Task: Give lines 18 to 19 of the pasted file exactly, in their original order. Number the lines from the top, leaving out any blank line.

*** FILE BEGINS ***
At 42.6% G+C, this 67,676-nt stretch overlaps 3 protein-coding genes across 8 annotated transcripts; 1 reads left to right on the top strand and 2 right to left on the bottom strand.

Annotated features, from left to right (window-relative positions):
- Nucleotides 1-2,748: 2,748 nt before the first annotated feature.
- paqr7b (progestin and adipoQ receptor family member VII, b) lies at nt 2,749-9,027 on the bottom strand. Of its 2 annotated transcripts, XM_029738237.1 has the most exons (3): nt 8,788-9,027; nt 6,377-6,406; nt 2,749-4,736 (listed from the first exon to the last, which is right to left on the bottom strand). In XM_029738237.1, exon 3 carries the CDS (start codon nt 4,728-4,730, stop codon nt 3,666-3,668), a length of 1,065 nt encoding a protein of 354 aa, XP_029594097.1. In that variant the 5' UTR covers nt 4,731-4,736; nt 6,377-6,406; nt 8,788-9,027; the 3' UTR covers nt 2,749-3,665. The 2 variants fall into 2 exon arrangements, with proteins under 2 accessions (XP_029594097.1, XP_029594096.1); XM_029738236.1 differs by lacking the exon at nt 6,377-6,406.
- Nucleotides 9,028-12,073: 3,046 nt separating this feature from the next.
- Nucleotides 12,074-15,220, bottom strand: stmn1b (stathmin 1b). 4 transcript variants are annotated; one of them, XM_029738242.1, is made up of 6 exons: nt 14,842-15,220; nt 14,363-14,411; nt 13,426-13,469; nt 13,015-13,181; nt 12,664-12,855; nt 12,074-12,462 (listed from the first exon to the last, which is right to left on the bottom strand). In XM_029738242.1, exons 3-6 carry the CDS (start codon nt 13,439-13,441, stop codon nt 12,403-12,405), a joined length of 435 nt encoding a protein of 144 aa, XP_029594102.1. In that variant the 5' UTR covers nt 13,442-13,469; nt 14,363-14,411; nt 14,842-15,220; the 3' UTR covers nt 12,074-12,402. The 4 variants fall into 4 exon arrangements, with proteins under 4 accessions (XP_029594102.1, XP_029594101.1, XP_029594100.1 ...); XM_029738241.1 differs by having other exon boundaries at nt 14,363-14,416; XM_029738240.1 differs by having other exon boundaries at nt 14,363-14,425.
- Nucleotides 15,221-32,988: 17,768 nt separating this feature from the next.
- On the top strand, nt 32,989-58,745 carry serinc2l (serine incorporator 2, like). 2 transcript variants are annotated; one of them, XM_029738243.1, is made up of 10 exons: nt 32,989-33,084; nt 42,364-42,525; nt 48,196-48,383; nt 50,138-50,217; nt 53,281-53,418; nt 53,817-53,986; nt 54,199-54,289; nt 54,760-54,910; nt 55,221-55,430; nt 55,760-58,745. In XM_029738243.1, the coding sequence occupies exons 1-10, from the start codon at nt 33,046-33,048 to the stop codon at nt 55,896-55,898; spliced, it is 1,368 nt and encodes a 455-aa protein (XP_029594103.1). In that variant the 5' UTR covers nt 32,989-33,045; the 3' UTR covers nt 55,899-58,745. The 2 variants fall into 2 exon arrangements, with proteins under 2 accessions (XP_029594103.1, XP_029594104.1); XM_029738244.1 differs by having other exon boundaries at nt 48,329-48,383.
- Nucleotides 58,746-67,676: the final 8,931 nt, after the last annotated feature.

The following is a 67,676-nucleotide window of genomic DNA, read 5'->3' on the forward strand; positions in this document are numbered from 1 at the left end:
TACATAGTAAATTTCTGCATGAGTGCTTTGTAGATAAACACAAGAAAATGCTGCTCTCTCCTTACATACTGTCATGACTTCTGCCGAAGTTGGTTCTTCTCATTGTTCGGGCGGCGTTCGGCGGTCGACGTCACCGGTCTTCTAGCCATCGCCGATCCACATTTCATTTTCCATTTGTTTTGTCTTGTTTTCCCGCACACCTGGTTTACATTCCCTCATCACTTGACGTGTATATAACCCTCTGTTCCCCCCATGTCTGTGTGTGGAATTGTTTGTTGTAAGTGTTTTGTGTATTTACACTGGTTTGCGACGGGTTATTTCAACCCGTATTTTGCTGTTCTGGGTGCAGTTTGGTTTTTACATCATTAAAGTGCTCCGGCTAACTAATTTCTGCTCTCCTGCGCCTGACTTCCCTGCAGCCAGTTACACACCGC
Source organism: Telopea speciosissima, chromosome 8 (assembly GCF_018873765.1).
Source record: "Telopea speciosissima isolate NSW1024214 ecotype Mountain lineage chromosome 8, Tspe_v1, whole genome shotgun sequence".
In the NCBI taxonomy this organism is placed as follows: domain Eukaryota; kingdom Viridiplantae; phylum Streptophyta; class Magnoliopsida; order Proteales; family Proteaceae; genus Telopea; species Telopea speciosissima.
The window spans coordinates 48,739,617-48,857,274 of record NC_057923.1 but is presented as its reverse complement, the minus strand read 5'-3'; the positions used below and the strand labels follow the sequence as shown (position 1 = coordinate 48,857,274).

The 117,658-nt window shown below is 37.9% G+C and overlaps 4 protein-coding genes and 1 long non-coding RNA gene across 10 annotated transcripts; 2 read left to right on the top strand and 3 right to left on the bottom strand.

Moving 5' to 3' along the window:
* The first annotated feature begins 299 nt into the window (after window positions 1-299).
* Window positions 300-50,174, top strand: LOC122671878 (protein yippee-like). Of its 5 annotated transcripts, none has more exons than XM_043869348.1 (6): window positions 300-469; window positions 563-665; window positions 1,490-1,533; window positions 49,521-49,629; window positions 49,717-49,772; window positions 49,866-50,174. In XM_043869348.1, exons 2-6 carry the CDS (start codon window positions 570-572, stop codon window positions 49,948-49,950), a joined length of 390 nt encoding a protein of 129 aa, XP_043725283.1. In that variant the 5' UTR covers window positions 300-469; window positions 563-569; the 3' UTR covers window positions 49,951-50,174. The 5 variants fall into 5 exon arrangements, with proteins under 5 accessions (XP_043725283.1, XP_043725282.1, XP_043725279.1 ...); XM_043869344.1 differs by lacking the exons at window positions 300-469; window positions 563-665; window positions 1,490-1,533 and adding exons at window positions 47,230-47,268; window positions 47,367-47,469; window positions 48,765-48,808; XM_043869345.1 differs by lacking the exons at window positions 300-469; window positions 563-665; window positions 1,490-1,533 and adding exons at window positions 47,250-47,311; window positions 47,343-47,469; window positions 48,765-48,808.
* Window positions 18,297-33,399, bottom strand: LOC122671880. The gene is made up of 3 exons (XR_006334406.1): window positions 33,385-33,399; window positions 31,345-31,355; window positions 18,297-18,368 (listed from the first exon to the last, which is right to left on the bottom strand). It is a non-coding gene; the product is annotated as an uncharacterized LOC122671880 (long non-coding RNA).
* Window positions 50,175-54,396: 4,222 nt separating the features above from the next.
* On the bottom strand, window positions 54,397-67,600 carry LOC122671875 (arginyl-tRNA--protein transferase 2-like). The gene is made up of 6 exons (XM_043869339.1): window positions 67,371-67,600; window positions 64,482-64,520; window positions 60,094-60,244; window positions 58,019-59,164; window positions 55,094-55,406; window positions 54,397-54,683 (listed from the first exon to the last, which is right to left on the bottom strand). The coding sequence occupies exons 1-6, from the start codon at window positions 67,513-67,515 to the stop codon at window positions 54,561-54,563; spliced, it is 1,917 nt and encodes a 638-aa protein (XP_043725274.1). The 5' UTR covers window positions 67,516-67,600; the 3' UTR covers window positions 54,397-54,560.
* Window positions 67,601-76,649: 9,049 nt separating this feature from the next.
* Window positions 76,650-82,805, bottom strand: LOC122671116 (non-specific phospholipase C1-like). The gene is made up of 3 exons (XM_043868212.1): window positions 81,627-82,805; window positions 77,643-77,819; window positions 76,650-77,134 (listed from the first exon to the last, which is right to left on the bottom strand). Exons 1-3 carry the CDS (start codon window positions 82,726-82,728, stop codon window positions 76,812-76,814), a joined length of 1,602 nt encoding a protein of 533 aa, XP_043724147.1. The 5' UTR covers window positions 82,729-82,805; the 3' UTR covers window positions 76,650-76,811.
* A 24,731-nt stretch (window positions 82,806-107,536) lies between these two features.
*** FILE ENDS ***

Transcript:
* The first annotated feature begins 299 nt into the window (after window positions 1-299).
* Window positions 300-50,174, top strand: LOC122671878 (protein yippee-like). Of its 5 annotated transcripts, none has more exons than XM_043869348.1 (6): window positions 300-469; window positions 563-665; window positions 1,490-1,533; window positions 49,521-49,629; window positions 49,717-49,772; window positions 49,866-50,174. In XM_043869348.1, exons 2-6 carry the CDS (start codon window positions 570-572, stop codon window positions 49,948-49,950), a joined length of 390 nt encoding a protein of 129 aa, XP_043725283.1. In that variant the 5' UTR covers window positions 300-469; window positions 563-569; the 3' UTR covers window positions 49,951-50,174. The 5 variants fall into 5 exon arrangements, with proteins under 5 accessions (XP_043725283.1, XP_043725282.1, XP_043725279.1 ...); XM_043869344.1 differs by lacking the exons at window positions 300-469; window positions 563-665; window positions 1,490-1,533 and adding exons at window positions 47,230-47,268; window positions 47,367-47,469; window positions 48,765-48,808; XM_043869345.1 differs by lacking the exons at window positions 300-469; window positions 563-665; window positions 1,490-1,533 and adding exons at window positions 47,250-47,311; window positions 47,343-47,469; window positions 48,765-48,808.